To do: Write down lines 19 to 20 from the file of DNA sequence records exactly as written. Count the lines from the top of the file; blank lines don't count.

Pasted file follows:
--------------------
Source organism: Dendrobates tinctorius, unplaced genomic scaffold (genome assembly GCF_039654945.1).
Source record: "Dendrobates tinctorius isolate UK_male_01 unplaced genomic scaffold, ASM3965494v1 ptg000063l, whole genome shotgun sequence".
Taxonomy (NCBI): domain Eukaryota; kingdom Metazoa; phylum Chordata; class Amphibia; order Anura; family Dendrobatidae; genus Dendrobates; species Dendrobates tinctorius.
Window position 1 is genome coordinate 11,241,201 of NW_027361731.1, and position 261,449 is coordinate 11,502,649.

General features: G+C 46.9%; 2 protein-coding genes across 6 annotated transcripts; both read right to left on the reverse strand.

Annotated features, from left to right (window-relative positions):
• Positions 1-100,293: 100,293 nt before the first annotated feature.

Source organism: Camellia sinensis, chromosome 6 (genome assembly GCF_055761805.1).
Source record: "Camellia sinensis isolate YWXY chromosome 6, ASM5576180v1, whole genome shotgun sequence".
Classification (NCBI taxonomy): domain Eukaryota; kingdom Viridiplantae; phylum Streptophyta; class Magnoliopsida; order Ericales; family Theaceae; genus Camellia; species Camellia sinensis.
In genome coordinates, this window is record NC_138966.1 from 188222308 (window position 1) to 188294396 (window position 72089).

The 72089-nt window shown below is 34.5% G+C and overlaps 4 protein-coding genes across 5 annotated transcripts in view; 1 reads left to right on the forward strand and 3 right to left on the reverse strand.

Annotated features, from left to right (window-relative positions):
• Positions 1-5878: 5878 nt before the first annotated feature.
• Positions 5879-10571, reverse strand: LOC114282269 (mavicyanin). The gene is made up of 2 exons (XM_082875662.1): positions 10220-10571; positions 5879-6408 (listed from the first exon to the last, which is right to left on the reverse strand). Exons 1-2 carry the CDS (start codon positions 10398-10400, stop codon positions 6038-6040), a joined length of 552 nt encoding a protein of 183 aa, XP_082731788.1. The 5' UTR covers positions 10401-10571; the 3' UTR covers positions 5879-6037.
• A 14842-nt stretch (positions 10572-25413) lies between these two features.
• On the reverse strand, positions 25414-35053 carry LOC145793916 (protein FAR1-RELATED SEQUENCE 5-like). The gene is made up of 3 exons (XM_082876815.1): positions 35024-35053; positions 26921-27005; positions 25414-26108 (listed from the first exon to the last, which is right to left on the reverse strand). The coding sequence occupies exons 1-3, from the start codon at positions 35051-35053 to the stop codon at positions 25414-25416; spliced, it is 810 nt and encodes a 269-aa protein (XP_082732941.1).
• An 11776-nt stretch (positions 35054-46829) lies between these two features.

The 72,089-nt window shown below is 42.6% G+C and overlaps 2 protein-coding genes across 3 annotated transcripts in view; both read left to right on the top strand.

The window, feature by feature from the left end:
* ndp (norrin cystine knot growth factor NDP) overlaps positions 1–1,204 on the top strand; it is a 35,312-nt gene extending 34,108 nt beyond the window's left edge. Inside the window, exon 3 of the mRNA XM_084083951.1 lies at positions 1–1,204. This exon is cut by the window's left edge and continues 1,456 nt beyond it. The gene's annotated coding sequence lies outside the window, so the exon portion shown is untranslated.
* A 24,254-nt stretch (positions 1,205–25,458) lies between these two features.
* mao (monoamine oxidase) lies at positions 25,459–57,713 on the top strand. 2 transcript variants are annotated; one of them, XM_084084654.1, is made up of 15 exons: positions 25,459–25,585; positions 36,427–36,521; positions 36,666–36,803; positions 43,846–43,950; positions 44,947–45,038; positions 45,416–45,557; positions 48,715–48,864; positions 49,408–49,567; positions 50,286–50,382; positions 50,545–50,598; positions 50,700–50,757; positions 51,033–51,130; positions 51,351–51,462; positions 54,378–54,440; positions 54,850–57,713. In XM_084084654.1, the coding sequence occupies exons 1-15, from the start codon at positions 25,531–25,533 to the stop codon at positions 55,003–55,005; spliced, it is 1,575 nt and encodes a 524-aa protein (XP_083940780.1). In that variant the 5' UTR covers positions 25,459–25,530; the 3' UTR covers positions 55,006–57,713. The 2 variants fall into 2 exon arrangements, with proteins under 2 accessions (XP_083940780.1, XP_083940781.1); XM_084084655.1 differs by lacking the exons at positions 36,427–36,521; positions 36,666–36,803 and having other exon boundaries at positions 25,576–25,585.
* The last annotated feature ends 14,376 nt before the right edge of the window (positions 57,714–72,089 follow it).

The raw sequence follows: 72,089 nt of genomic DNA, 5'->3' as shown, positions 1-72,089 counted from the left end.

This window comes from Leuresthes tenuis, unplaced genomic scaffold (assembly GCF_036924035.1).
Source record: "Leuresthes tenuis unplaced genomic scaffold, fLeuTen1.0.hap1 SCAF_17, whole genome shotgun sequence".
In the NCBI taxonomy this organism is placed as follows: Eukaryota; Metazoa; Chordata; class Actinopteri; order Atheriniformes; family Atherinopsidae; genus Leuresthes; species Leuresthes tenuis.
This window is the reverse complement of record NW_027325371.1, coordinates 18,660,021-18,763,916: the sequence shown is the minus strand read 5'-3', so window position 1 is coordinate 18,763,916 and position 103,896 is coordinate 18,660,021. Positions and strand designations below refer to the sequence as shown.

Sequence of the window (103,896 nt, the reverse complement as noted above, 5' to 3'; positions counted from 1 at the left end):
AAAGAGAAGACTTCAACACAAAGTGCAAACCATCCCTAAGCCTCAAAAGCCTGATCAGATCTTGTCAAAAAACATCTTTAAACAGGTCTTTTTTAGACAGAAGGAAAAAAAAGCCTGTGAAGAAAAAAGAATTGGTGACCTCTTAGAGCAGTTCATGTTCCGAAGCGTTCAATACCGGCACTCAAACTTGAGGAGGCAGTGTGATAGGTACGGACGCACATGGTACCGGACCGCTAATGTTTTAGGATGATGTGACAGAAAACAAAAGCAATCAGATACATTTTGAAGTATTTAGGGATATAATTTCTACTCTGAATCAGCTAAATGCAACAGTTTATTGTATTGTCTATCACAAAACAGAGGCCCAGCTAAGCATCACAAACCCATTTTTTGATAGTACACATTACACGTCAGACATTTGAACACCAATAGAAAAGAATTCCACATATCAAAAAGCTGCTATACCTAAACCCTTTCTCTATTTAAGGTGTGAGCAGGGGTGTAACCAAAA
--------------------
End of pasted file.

The 72,089-nt window shown below is 42.6% G+C and overlaps 2 protein-coding genes across 3 annotated transcripts in view; both read left to right on the top strand.

The window, feature by feature from the left end: